The link between vaccination rates and the recovery in oil demand

In this photo taken on June 22, 2021, some of the city’s highest gasoline prices are displayed on a sign at a gas station in Los Angeles, Calif., As gasoline prices rise. (AFP)

Global oil demand has a distinct seasonal pattern over the course of a year. The low point occurs in the first trimester, which is then followed by smaller but successively higher levels in the second and third quarters. The annual peak in oil consumption occurs in the last quarter of the year. Over nearly four decades, there are very few exceptions to this pattern, and 2021 shouldn’t be one of those exceptions.

The other consideration that must be taken into account in the current year is the end of the isolation and containment measures that have been instituted to limit the impacts of the pandemic. A review of vaccination rates shows that there is a correlated impact with the recovery we have seen in oil demand so far.

When it comes to oil use, the hardest hit countries in 2020 were those in the Organization for Economic Co-operation and Development. So far this year, the biggest rebounds in demand have been in these same OECD countries, which makes sense given the data showing that the vaccination pattern (as a percentage of the total population) is the most important in developed countries.

As noted above, the last few weeks have seen a slight increase in oil inventories against the season in the OECD North America region (Canada, Mexico, Chile and the United States) and in the OECD Pacific region (Japan, Korea, Australia and New Zealand). . These two regions account for 67 percent of world oil storage and the change in collective stocks shows an almost perfect correlation with the total oil stocks of the OECD (the indicator of world storage).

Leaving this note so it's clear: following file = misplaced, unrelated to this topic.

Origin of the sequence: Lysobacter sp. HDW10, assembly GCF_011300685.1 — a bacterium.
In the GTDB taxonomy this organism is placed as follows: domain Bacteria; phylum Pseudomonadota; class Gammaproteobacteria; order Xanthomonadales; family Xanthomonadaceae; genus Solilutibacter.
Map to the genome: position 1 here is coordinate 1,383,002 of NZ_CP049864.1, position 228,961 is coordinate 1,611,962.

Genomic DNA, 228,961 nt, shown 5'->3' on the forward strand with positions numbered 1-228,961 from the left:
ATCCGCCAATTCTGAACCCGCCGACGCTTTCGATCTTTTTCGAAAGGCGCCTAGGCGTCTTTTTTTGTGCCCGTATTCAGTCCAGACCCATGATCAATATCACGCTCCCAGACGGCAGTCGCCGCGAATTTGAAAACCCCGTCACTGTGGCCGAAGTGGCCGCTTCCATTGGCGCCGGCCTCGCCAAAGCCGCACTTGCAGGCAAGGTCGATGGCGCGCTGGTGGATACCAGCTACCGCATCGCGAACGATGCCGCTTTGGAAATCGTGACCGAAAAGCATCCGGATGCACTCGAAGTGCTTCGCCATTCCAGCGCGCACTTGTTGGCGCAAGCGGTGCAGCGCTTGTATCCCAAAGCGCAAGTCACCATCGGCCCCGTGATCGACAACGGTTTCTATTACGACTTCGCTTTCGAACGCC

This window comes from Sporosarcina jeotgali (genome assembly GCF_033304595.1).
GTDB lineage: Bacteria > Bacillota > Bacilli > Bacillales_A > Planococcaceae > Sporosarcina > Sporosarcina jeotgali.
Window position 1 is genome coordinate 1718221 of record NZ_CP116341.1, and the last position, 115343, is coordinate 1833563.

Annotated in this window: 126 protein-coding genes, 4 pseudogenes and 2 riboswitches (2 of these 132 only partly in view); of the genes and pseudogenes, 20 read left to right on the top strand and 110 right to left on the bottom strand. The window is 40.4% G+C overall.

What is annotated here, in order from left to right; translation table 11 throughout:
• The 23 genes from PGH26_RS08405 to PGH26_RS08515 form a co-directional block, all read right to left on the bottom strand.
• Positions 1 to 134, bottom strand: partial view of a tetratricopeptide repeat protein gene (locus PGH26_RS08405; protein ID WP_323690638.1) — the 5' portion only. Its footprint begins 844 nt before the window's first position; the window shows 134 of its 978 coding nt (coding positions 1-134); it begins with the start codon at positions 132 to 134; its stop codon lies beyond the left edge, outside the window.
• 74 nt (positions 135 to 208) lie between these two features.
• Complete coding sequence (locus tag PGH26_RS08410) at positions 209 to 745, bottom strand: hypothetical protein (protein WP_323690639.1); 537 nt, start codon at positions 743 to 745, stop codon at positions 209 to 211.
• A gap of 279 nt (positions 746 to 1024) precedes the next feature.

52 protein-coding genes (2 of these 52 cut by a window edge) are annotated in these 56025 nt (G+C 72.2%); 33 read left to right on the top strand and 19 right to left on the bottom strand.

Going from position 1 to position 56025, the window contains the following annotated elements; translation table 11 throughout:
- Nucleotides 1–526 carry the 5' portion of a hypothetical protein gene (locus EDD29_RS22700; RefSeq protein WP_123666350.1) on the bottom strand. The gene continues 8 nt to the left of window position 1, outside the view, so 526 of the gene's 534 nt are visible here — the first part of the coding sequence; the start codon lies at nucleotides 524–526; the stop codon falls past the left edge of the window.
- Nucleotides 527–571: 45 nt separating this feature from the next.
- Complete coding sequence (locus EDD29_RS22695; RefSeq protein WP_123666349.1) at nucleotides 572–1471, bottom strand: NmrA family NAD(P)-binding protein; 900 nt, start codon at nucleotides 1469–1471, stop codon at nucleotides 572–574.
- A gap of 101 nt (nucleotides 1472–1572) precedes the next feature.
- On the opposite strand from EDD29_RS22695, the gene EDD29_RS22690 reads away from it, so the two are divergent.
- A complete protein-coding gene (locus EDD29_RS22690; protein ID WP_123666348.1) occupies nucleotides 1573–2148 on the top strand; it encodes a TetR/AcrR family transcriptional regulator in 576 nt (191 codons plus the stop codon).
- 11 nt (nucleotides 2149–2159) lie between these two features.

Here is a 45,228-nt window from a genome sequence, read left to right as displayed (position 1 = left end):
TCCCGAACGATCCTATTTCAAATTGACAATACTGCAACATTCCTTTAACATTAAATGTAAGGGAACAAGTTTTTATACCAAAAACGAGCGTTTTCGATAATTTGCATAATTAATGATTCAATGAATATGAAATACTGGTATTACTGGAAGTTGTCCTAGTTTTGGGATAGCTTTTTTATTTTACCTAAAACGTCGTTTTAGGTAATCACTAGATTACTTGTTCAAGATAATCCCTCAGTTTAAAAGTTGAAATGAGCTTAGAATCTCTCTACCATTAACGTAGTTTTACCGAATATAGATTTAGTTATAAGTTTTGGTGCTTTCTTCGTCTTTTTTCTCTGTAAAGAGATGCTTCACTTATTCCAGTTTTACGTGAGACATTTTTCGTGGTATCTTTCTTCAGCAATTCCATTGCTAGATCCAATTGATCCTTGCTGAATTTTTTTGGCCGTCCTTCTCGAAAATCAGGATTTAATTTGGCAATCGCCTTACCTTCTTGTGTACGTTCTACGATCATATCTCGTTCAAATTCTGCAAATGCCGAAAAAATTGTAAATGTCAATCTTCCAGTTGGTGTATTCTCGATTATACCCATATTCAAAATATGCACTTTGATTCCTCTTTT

Barring something that actually disrupts the global economic recovery, we have every reason to expect global oil demand to continue to normalize.

Michael rothman

Since July 2020, global oil stocks have fallen to a record 440 million barrels. This is the trend that we foresee and the trend that we still see in place. In that regard, you may recall that we saw a modest inventory build up earlier this year in April and May. These storage gains coincided with a slight slowdown in global demand. As with such patterns, however, readings below the trend in one period are usually followed by numbers above the trend in a later period – which has turned out to be the case to such an extent that the second quarter of the year saw global oil demand exceed forecast.

Since two weeks isn’t a month (and a month isn’t a quarter), we have no anxiety that recent weekly data suggests that the global economic recovery (not oil demand) has derailed. Near real-time data (such as air traffic) has been close to respective 2019 levels, and even the most recent weekly figures show no sort of abrupt slowdown.

Barring something that actually disrupts the global economic recovery, we have every reason to expect global demand for oil to continue to normalize. Given the supply side of the equation and the prospect that non-OPEC oil production lags behind demand gains, the odds are strongly in favor of continued tightening of the supply / demand balance and further increases in oil prices in the medium term.

Michael Rothman is the president and founder of Cornerstone Analytics, a US-based consulting firm that focuses on macro-energy research. He has nearly 40 years of experience covering global energy markets and has participated in OPEC meetings since 1986. He is also the author of “Cornerstones of Life” which is available on

Disclaimer: The opinions expressed by the authors of this section are their own and do not necessarily reflect the views of Arab News

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